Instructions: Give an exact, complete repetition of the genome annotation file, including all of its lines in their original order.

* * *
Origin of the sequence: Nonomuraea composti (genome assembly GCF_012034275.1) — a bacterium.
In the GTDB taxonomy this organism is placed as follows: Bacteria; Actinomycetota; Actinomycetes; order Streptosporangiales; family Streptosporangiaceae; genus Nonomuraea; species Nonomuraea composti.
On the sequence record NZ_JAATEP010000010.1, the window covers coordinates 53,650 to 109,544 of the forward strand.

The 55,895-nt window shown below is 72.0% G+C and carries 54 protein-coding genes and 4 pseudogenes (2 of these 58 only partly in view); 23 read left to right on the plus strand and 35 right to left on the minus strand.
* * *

Origin of the sequence: Nonomuraea composti (genome assembly GCF_012034275.1) — a bacterium.
In the GTDB taxonomy this organism is placed as follows: Bacteria; Actinomycetota; Actinomycetes; order Streptosporangiales; family Streptosporangiaceae; genus Nonomuraea; species Nonomuraea composti.
On the sequence record NZ_JAATEP010000010.1, the window covers coordinates 53,650 to 109,544 of the forward strand.

The 55,895-nt window shown below is 72.0% G+C and carries 54 protein-coding genes and 4 pseudogenes (2 of these 58 only partly in view); 23 read left to right on the plus strand and 35 right to left on the minus strand.